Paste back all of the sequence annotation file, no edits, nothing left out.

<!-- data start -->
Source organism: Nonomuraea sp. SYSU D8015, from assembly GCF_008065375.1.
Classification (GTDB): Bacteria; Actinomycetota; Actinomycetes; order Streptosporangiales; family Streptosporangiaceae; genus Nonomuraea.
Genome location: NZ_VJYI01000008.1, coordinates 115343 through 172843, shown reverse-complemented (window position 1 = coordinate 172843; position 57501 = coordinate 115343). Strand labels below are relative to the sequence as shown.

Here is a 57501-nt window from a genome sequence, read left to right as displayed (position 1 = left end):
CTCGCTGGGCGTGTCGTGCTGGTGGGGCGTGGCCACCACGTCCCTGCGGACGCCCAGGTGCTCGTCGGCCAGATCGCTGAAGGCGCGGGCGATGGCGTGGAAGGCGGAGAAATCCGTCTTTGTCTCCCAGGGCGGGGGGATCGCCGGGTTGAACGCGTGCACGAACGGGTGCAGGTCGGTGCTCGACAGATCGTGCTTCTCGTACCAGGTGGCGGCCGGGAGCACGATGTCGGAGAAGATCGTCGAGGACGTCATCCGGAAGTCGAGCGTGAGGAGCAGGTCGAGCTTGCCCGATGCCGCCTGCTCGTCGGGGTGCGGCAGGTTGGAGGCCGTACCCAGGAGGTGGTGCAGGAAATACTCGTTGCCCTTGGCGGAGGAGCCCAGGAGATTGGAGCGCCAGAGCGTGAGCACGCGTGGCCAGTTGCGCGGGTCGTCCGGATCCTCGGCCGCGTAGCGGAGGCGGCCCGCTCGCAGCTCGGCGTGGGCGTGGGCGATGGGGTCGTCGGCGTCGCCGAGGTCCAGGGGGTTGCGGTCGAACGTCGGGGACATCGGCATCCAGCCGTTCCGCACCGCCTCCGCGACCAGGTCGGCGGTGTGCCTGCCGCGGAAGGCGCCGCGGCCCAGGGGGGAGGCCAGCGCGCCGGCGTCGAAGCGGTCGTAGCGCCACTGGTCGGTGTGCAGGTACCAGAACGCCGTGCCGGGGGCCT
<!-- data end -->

Source organism: Nonomuraea sp. SYSU D8015, from assembly GCF_008065375.1.
Classification (GTDB): Bacteria; Actinomycetota; Actinomycetes; order Streptosporangiales; family Streptosporangiaceae; genus Nonomuraea.
Genome location: NZ_VJYI01000008.1, coordinates 115343 through 172843, shown reverse-complemented (window position 1 = coordinate 172843; position 57501 = coordinate 115343). Strand labels below are relative to the sequence as shown.

Here is a 57501-nt window from a genome sequence, read left to right as displayed (position 1 = left end):
CTCGCTGGGCGTGTCGTGCTGGTGGGGCGTGGCCACCACGTCCCTGCGGACGCCCAGGTGCTCGTCGGCCAGATCGCTGAAGGCGCGGGCGATGGCGTGGAAGGCGGAGAAATCCGTCTTTGTCTCCCAGGGCGGGGGGATCGCCGGGTTGAACGCGTGCACGAACGGGTGCAGGTCGGTGCTCGACAGATCGTGCTTCTCGTACCAGGTGGCGGCCGGGAGCACGATGTCGGAGAAGATCGTCGAGGACGTCATCCGGAAGTCGAGCGTGAGGAGCAGGTCGAGCTTGCCCGATGCCGCCTGCTCGTCGGGGTGCGGCAGGTTGGAGGCCGTACCCAGGAGGTGGTGCAGGAAATACTCGTTGCCCTTGGCGGAGGAGCCCAGGAGATTGGAGCGCCAGAGCGTGAGCACGCGTGGCCAGTTGCGCGGGTCGTCCGGATCCTCGGCCGCGTAGCGGAGGCGGCCCGCTCGCAGCTCGGCGTGGGCGTGGGCGATGGGGTCGTCGGCGTCGCCGAGGTCCAGGGGGTTGCGGTCGAACGTCGGGGACATCGGCATCCAGCCGTTCCGCACCGCCTCCGCGACCAGGTCGGCGGTGTGCCTGCCGCGGAAGGCGCCGCGGCCCAGGGGGGAGGCCAGCGCGCCGGCGTCGAAGCGGTCGTAGCGCCACTGGTCGGTGTGCAGGTACCAGAACGCCGTGCCGGGGGCCT